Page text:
San Diego, CA— It didn’t go without a hitch but Patrick Reed played well enough on the back nine in Sunday’s final round of the Farmers Insurance Open in San Diego.
Reed won the Farmers Insurance Open shooting a four-under 68 in the final round to finish 14 under, beating a few players in second place at 9-under. (Viktor Hovland, Tony Finau, Henrik Norlander, Ryan Palmer, and Xander Schauffele).
Other notable finishers included Rory McIlroy (-6), Brandt Snedeker (-3), Rickie Fowler (+1) and Phil Mickelson (+1).
“It was amazing,” said Reed, who became the first player since George Burns in 1987 to win the Farmers after leading after the first round. “It’s a true test out there. You have to be resilient when you’re out there playing because you could hit some quality golf shots and end up in the wrong spots, you’re having to grind and try to get up and down.”
Reed and Alex Noren was leading the way Thursday after scoring 8-under 64s at Torrey Pines. Reed was a shot off the lead after two rounds and tied with Ortiz after three rounds.
“The golf course is hard,” Reed said. “I mean, you definitely know why it’s a U.S. Open venue and just kind of seeing it this week and seeing kind of how tough it played in certain conditions definitely shows how much harder it’s going to play once June comes around with a little firmer, faster greens and also with thicker rough.”
It’s been a crazy weekend for Reed, who’s golf ethics comes to question at times, “he was allowed to take a drop from what he believed was an embedded lie on the 10th hole Saturday, sparking considerable conjecture as to whether it was warranted,” per Bob Harig of ESPN.
The PGA Tour defended Reed and said it was legal while also saying McIlroy hadn’t broken the rules after finding himself in a similar situation on Saturday:
“It was reasonable for both players to conclude—based on the fact that they did not see the ball land, but given the lie of the ball in soft course conditions—that they proceed as the rule allows for a potential embedded ball. They marked, lifted and assessed the situation to determine if the ball was embedded.
Reed didn’t have his best round of golf on Sunday—that belonged to Sepp Straka, who shot a 65. But the golf gods blessed Reed and had an excellent round when he needed it.
Reed was able to cruise through the remaining holes with eight straight pars before making an eight-foot birdie putt on the 18th hole for a 14-under 274 total on his way towards a $1.35 million winner’s check.
Right after his ninth PGA Tour victory, Reed was asked about the “noise” and “criticism” that followed him off the course Saturday afternoon and accompanied him when he returned to Torrey Pines on Sunday morning.
“When I’m in tournament weeks I don’t ever look at anything,” said Reed, who, in fact, did post an incident-related tweet Saturday night.
He mentioned: “Going into today, I felt good, I felt confident and really went to the golf course, plugged in my headphones and just kind of got in my world with my coach and got to that first tee.”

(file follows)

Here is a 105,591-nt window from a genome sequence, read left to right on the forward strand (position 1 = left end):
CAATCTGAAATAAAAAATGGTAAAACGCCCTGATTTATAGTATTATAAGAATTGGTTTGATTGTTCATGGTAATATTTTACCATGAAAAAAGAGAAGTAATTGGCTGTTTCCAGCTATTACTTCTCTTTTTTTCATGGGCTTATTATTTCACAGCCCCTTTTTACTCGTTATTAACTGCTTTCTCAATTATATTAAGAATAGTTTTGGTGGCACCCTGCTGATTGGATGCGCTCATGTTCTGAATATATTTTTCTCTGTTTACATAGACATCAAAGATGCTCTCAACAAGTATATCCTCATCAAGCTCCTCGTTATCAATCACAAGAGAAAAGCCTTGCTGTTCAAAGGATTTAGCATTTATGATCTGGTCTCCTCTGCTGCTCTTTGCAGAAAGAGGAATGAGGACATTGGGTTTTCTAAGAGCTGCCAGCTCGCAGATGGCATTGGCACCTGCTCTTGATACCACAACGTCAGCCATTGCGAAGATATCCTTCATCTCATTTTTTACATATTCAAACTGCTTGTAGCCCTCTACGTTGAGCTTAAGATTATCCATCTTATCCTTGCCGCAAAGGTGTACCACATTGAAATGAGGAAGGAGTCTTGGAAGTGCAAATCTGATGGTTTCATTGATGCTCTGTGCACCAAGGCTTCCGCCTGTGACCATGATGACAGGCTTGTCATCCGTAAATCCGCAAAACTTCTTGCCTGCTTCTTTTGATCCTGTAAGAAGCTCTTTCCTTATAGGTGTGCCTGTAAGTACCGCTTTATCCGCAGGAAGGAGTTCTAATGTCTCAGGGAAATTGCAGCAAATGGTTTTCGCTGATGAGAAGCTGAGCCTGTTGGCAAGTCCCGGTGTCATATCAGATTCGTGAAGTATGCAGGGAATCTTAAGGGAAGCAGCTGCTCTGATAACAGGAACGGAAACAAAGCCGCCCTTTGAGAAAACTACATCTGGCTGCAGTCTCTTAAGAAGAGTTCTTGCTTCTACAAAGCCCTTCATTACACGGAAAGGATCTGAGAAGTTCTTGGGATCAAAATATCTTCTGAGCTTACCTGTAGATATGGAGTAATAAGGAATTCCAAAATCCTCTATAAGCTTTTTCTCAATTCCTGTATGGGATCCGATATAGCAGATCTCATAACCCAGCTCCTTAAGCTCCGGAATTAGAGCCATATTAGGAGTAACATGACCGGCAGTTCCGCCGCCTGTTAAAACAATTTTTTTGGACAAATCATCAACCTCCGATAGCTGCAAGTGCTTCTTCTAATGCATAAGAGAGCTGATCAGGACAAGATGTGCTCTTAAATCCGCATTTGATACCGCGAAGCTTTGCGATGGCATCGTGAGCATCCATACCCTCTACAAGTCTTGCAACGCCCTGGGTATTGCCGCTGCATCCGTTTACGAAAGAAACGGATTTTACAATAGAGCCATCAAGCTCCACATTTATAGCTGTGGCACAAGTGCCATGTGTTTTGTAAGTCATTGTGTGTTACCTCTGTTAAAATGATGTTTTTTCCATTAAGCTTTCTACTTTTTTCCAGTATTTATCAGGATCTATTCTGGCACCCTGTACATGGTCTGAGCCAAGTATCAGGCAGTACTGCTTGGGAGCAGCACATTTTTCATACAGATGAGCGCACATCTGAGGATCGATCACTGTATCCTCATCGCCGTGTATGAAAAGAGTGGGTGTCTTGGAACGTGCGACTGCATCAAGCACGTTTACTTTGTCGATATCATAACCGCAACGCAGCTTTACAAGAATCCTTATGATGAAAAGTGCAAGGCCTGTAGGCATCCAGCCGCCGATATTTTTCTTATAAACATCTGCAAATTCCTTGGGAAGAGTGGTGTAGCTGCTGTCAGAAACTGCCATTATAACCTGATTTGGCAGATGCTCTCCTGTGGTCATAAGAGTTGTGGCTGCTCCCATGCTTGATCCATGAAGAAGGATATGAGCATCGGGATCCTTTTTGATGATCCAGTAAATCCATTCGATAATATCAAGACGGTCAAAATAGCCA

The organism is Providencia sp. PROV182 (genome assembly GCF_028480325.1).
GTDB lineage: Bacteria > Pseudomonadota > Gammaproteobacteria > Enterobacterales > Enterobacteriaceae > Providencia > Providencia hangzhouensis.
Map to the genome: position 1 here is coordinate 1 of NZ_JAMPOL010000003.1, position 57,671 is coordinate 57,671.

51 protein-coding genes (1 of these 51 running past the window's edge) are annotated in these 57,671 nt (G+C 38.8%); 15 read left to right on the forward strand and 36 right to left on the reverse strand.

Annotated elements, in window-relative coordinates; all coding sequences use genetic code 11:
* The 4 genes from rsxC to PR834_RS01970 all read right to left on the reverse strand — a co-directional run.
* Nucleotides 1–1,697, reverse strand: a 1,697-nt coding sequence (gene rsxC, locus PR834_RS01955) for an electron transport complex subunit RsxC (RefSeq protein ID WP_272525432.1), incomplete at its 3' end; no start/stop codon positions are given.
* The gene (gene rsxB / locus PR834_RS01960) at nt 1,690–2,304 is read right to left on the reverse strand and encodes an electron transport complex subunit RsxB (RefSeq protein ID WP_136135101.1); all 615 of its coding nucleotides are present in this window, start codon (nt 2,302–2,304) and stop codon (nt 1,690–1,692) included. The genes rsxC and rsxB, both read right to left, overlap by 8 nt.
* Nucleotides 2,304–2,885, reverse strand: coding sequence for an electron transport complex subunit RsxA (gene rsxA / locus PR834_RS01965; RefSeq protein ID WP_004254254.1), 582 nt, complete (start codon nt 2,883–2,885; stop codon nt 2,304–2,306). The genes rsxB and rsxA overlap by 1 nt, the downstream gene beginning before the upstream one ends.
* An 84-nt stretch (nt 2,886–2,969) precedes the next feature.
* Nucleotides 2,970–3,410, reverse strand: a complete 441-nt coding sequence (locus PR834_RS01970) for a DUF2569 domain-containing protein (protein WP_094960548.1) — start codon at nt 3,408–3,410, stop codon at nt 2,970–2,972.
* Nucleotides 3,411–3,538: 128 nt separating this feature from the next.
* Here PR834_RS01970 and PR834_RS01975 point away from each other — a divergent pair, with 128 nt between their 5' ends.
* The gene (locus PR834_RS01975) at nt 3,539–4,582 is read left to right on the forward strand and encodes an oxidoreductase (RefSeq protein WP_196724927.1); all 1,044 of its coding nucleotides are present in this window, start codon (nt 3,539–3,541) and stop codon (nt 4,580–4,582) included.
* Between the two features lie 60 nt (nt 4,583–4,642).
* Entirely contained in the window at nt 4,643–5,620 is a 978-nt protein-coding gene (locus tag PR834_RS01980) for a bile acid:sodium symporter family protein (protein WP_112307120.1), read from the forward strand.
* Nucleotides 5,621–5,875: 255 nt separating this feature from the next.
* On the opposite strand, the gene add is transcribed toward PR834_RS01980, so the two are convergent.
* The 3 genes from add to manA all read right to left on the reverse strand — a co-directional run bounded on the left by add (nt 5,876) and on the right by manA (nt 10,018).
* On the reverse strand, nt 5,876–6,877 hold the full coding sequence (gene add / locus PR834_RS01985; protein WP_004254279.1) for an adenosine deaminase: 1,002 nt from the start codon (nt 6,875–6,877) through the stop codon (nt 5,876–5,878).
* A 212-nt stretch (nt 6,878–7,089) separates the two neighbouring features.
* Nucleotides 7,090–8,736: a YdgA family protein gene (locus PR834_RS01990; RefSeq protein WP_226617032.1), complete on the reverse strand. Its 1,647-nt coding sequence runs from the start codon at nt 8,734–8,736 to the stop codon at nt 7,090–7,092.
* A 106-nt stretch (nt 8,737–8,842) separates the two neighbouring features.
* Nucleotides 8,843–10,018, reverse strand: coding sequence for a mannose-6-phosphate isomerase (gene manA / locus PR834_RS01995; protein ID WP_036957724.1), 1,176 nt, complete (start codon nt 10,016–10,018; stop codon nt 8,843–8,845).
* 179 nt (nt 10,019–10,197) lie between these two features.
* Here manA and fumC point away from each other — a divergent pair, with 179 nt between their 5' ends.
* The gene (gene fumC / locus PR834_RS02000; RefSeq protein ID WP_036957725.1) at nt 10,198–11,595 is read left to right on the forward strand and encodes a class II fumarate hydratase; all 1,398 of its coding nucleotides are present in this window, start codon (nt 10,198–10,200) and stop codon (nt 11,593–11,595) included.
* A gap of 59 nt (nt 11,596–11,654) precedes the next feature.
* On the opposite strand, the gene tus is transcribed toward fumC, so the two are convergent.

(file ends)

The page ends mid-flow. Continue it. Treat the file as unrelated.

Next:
Carlos Ortiz fell out of contention when he bogeyed the first hole and went south from there. Seven more bogeys and a double bogey followed for a 6-over 78 that dropped him to a tie for 29th.
Hovland, the second-round leader, managed a 1-under 71, became unglued by three bogeys on the back nine. His miscue for the second straight round was the 14th hole, where he again put his second shot out of bounds for a one-stroke penalty.
Hovland managed to control the damage to a bogey — he double-bogeyed the hole Saturday— but it dropped him two shots behind Reed and had a string of three bogeys in four holes.
“The front nine was awesome, made four birdies and was just really solid tee to green; made some putts there, as well,” Hovland said. “On the back, I didn’t really feel like I played bad at all, you know; it was just a couple of mistakes, and it’s so easy to just let things kind of slip away.
Finau, Norlander, and Schauffele all shot 69 and Palmer shot 70. But Finau and Norlander had as many bogeys (3) and birdies (3) on the back nine.
“I knew today was going to be a grind, especially with that leaderboard and seeing how many big names were right around there at the top. I knew you were going to have to go out and play on offense. You couldn’t play defense. You had to go out there and shoot a number,” Reed explained.
McIlroy closed with a 1-over 73, finished eight shots behind and still was a big story on Sunday. With so much attention on Reed taking relief from the embedded lie on Saturday, he had something similar happen on the 18th hole in the third round. When Rory found the ball, he determined it was embedded, informed the other two players in his group and dropped it into deep rough right off the fairway.
The former Masters champion finished at 14 under after a consistent four days of golf at the bluff-top municipal courses overlooking the Pacific. He shared the first-round lead with Noren, was in a group one shot off the lead in the second round and then shared the third-round lead with Ortiz.
Reed said staying mentally strong and good play with his wedge and putter were enough to “keep me in the golf tournament and really allowed me to have a fun stroll up 18.”